[fw-wiz] Re: Hardware tokens for remote access authentication
To: email@example.com Date: Thu, 15 Jul 2004 01:55:08 -0500 (CDT)
>3. I went off and dug it out Kevin's Bugtraq post at Marcus' explicit
>request. This is a five year-old bug report about 10 year-old code --
>almost surely a long-settled historical tidbit, I thought, with no
>competitive or commercial relevance in 2004!
I'd almost forgotten about this "tidbit" myself! That was not only my
first real Bugtraq post, but also my first experience with a
truly uncooperative vendor.
Yes, the *published* proof-of-concept was made significantly easier
by direct access to the "authsrv" TCP port and some visibility into
the current process ID on the server. However, the underlying PRNG
flaw did make several other attacks feasible, primarily due to the
significantly reduced challenge space. Not only SNK was at risk in
Gauntlet, but also Cryptocard and CHAP. If services through the
firewall (proxies such as telnet, HTTP, FTP, etc could be set to
require authentication, inbound from the Internet), access could be
obtained to a service which was intended to be protected by strong
Mike Scher and I had put some work towards more esoteric attacks
against this PRNG weakness, attacks which could be conducted without
direct access to the server (no shell or TCP/777 access). In the end
NAI finally responded, finally released patches, and we moved on to
other areas of research (ISIC, Comstock, etc).
>> The value of authentication systems like an SNK or
>> S/Key or SecurID has relatively little to do with their
>> cryptographic strength or complexity, and a lot to do
>> with the fact that hackers don't have keystroke loggers
>> for brains - yet.
> I don't understand what that quip about hackers with keystroke-logging
> brains refers to, but that might just be my mental disability.
> I do agree that the crypto in any OTP personal authentication system has be
> merely appropriate for its function. That is, it has to be sufficient
> resistant to attack so that a Bad Guy can't effectively mimic its
> interaction with the authentication server, in a timely manner, to gain
> illicit access to protected resources.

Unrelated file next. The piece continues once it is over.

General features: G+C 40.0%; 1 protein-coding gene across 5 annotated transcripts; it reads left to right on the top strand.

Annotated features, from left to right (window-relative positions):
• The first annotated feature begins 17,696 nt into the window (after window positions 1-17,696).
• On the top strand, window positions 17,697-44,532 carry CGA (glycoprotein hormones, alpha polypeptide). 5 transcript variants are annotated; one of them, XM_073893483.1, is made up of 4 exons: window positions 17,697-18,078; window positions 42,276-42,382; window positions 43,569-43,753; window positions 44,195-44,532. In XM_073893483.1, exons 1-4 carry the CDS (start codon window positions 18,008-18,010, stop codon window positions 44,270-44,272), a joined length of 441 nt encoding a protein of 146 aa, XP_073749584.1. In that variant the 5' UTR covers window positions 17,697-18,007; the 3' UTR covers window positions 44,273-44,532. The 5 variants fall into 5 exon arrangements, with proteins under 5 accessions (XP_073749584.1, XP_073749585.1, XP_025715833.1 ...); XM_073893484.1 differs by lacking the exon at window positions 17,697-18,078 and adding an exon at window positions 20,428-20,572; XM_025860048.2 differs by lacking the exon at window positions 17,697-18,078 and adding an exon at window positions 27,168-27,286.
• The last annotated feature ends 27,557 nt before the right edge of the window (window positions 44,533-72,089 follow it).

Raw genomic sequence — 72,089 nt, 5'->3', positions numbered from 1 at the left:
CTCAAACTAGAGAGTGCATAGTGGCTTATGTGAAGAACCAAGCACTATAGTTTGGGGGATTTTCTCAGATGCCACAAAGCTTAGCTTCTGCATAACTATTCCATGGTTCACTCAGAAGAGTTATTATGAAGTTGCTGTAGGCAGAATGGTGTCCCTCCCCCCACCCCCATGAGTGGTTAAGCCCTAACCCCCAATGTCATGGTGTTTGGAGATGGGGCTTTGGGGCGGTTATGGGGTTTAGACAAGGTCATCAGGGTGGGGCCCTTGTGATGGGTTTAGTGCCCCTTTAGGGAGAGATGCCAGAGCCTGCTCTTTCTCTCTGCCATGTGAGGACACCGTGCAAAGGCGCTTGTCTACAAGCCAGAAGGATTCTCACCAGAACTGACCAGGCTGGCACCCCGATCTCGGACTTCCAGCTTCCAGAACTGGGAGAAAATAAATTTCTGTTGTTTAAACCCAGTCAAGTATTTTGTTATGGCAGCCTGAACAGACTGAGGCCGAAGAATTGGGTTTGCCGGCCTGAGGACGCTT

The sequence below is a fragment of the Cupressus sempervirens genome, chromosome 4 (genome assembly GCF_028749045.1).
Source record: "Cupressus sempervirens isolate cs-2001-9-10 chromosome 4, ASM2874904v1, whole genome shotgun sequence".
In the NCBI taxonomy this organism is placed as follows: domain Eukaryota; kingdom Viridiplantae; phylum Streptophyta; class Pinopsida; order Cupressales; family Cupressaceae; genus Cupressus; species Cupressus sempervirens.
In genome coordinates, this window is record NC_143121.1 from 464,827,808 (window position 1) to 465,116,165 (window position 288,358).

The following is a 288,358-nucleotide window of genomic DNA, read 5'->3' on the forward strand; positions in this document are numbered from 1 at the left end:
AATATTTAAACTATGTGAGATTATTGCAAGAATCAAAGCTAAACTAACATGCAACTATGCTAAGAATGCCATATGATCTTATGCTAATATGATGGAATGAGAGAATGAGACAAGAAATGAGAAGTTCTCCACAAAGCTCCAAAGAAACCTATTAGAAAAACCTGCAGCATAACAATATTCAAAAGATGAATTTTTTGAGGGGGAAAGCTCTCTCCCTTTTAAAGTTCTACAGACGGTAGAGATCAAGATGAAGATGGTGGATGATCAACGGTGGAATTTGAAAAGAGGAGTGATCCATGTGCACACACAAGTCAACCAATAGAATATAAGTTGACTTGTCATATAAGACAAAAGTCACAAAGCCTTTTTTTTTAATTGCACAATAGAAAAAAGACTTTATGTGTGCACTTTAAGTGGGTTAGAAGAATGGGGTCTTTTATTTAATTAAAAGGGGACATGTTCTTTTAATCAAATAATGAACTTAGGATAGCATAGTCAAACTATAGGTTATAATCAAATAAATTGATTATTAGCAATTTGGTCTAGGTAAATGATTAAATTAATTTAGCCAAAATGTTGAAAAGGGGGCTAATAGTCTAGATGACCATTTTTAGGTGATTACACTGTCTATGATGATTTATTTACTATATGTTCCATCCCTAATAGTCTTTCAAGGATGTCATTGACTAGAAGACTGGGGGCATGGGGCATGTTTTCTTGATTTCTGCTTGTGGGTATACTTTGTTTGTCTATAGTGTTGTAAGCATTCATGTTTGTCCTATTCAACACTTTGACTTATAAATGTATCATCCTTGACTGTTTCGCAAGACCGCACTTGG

No argument here. The one caveat being the old saying (paraphrased)
that "the Good Guys have to get it right every time, but the Bad Guy
only has to get lucky once".
Reusable passwords were much easier to rant against, and attacks
against OTP systems were much easier to calculate, back in the mid '90s
when nearly everybody still used cleartext transport protocols, as
successful exploitation of OTP by a true outsider *nearly always*
requires logging a large number of challenges and responses...
As it turns out, this wasn't the case with SNK.
After I'd put all that effort into validating that SNK was "secure enough"
for use by my self (and my paranoid friends and employers), just a few
months later the ANSI X9.9 (the basis of SNK-004) standard was withdrawn.
It seems that the X9 Committee learned that it was feasible to deduce
(brute force) the shared secret key by observing just _two_
Since then I've moved on to other authentication mechanisms, including
S/Key for low-budget deployments, and the SecurID "fob" hardware token
for larger commercial installations.
Yes, the idea of token software on a multipurpose handheld device
(Palm, Blackberry, cellphone, etc) is attractive. OTOH, there is
much to be said for the benefits of a "sealed device", a single purpose
"black box", the only interface to the outside world being a LCD and
perhaps a few buttons to key in the PIN, challenge, destruct code, etc.
While there are a number of theoretical attacks against hardware tokens,
even the non-destructive approaches require physical access to the token
for an extended period of time. Also, a successful attack only reveals the
seed value for that one token.
Speaking of theoretical attacks, I am currently working on demonstrating
one such "theoretical" attack against the non-AES SecurID hardware token.
Hopefully this time around the vendor will be more responsive.
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